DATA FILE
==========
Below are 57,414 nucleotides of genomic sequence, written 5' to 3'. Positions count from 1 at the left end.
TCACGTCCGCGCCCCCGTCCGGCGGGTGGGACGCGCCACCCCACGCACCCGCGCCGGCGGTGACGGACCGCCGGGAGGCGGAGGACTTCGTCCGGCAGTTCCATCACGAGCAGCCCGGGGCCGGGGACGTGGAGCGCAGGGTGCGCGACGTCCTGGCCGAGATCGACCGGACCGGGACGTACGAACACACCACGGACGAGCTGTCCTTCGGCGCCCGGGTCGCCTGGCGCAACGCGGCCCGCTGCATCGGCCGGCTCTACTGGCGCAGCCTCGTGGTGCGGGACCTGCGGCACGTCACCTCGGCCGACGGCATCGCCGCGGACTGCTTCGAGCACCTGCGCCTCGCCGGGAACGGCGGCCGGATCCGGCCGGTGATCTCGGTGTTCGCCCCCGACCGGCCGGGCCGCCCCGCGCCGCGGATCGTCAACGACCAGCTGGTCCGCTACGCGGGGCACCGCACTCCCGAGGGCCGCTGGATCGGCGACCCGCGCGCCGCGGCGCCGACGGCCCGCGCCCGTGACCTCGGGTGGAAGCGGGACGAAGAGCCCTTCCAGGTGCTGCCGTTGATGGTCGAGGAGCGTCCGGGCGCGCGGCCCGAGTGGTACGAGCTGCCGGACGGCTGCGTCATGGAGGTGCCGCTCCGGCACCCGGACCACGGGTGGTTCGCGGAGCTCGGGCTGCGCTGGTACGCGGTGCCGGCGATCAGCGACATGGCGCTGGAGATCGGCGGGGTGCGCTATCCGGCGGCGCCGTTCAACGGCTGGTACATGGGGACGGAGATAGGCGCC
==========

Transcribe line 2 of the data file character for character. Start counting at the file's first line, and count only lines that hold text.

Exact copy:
TCACGTCCGCGCCCCCGTCCGGCGGGTGGGACGCGCCACCCCACGCACCCGCGCCGGCGGTGACGGACCGCCGGGAGGCGGAGGACTTCGTCCGGCAGTTCCATCACGAGCAGCCCGGGGCCGGGGACGTGGAGCGCAGGGTGCGCGACGTCCTGGCCGAGATCGACCGGACCGGGACGTACGAACACACCACGGACGAGCTGTCCTTCGGCGCCCGGGTCGCCTGGCGCAACGCGGCCCGCTGCATCGGCCGGCTCTACTGGCGCAGCCTCGTGGTGCGGGACCTGCGGCACGTCACCTCGGCCGACGGCATCGCCGCGGACTGCTTCGAGCACCTGCGCCTCGCCGGGAACGGCGGCCGGATCCGGCCGGTGATCTCGGTGTTCGCCCCCGACCGGCCGGGCCGCCCCGCGCCGCGGATCGTCAACGACCAGCTGGTCCGCTACGCGGGGCACCGCACTCCCGAGGGCCGCTGGATCGGCGACCCGCGCGCCGCGGCGCCGACGGCCCGCGCCCGTGACCTCGGGTGGAAGCGGGACGAAGAGCCCTTCCAGGTGCTGCCGTTGATGGTCGAGGAGCGTCCGGGCGCGCGGCCCGAGTGGTACGAGCTGCCGGACGGCTGCGTCATGGAGGTGCCGCTCCGGCACCCGGACCACGGGTGGTTCGCGGAGCTCGGGCTGCGCTGGTACGCGGTGCCGGCGATCAGCGACATGGCGCTGGAGATCGGCGGGGTGCGCTATCCGGCGGCGCCGTTCAACGGCTGGTACATGGGGACGGAGATAGGCGCC